During the time my mother was so ill, I thought about little else. When they offered the opportunity for me to stay all night, I grasped it quickly. My husband was against it, though – he who thinks practically. I just didn’t care about my own well-being, and I just did not want to leave my mother alone. The night nurse kept begging me to sleep, but I couldn’t envision my mother dying alone. So I just sat and held her hand. I had close access to the bathroom, so my needs were covered. My daughter arrived on Friday morning to allow me time to go home, shower, change, and get back to the hospital. By Friday night, the staff convinced me to go home, assuring me that they’d call if there was any change at all. That’s when I learned about the dangers of sleep deprivation!
I was delirious, in the true sense of the word. I didn’t know if I was awake or asleep, I couldn’t differentiate between reality and dreams, and my speech was incoherent. My two boys offered to go to the hospital on Saturday, giving me a chance to rest. I went back to the hospital that evening, feeling stronger, and I agreed to leave at 11:00 for the next two nights. However by Monday, she was getting weaker, and I again stayed the night. Thank heavens for my cell phone, so I could let my kids know how to prepare for Thanksgiving. My daughter came every morning, and I was grateful for her presence. By Wednesday night, I knew the end was near, and I stayed over again, and by Thursday, it was evident that she wouldn’t last another day. When she finally succumbed early Friday morning, I was racked not only with grief, but with utter exhaustion. I signed papers, called the funeral home, and finally left the hospital by 11:00 A.M.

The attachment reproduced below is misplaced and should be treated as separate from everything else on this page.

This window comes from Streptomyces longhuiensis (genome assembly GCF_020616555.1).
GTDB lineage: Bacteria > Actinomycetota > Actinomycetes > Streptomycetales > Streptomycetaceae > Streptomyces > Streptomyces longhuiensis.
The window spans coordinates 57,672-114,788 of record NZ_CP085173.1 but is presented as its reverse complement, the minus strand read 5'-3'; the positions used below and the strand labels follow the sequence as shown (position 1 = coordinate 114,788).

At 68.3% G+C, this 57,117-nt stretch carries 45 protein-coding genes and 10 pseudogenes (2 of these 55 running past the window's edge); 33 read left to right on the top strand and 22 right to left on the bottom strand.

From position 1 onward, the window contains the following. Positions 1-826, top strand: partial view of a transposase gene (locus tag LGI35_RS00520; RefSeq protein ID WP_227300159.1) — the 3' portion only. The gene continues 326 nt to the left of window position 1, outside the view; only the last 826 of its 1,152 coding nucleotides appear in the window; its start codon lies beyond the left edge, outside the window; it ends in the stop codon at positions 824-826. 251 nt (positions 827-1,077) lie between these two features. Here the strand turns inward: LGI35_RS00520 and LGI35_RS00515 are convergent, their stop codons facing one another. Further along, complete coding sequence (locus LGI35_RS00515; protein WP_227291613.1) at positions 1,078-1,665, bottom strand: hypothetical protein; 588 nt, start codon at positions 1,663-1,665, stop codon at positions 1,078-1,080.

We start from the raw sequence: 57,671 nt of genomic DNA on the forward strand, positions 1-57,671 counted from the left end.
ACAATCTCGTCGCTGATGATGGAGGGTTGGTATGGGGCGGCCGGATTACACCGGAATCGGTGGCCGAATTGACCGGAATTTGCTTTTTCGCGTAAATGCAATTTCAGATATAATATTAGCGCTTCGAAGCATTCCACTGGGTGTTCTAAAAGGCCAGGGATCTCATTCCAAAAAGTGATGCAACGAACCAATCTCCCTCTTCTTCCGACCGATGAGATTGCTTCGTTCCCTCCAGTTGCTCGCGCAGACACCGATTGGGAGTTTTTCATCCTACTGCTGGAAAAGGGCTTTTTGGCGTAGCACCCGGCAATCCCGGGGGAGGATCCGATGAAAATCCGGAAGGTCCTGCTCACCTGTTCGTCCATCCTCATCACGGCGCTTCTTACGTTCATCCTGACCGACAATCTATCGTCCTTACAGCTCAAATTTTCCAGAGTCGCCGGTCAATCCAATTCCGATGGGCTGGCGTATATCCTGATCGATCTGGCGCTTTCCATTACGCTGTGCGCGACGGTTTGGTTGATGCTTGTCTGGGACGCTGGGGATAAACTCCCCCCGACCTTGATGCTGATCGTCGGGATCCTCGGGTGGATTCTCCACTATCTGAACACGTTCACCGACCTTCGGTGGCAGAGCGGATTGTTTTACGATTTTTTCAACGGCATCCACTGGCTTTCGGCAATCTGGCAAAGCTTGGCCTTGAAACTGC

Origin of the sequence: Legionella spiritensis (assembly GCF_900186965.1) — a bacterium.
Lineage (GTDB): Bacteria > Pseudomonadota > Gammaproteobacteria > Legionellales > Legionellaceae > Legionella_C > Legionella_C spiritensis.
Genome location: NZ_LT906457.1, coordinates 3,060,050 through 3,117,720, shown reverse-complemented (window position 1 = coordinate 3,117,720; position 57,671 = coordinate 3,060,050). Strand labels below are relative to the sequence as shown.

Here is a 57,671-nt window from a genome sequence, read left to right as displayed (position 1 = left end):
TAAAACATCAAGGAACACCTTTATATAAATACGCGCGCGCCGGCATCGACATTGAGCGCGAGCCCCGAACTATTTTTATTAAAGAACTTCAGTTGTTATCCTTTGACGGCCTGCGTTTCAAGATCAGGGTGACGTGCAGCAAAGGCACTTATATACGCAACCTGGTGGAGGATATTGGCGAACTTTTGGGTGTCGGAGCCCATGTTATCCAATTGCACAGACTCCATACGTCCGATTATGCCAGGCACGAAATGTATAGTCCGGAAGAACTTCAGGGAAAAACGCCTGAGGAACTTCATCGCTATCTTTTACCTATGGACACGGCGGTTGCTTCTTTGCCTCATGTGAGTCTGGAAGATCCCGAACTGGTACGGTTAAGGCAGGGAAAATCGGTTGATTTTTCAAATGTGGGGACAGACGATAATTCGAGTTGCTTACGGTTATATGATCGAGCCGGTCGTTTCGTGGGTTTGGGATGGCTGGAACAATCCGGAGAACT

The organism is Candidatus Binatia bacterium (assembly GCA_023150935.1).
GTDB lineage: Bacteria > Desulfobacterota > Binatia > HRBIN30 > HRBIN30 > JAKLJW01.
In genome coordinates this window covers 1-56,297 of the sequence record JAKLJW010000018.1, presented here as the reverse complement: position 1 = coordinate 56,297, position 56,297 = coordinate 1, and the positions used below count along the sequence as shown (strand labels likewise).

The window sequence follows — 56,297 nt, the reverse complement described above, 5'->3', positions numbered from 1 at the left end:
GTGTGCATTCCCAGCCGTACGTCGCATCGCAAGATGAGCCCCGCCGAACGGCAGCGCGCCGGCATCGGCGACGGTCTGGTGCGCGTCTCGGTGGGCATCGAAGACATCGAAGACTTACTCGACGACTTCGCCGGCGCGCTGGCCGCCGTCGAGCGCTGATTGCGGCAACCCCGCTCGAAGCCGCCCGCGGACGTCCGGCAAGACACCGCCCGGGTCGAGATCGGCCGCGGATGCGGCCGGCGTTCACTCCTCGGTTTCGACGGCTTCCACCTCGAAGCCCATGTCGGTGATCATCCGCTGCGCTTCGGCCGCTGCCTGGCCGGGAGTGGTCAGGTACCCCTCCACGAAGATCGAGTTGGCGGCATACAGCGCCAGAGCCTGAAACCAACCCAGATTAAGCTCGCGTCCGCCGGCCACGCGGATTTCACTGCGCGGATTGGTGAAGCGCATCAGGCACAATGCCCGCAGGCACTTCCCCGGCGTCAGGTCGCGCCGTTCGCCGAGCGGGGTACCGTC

When we pulled into the driveway, I assured my husband that I was fine – such a lie! I went to get out of the car, and I collapsed. He tried to grab me, but I was already on the ground, with my legs under the car. I struggled to right myself, and my husband tried to lift me, but I ended up with badly bruised legs and pulled muscles in my arms. For the next three days, I could hardly move, and I had so much to accomplish. Even if MS wasn’t a part of my life, I’d still have had difficulty with little sleep and a battered body!
I was fine by the funeral, though, and I was amazed at how quickly I had gotten back to my baseline. Unfortunately, then it was my husband’s turn! He was one of the pallbearers, a job I truly thought was merely symbolic. However, the six of them were expected to carry the casket to the grave, over a hilly ground. He lost his footing, went down on his right knee, and wrenched his back. He’s been to the doctor’s office twice, and they think it’s either a deep bruise or a herniated disc. Now begins the x-rays and specialists. Last night, he said he really didn’t feel the pain anymore, but I’m insisting he get it checked out thoroughly.
So, despite our efforts to get through a trying time, we’ll still be wearing the badges of overdoing. There was another issue, too, but I’ll write about that later.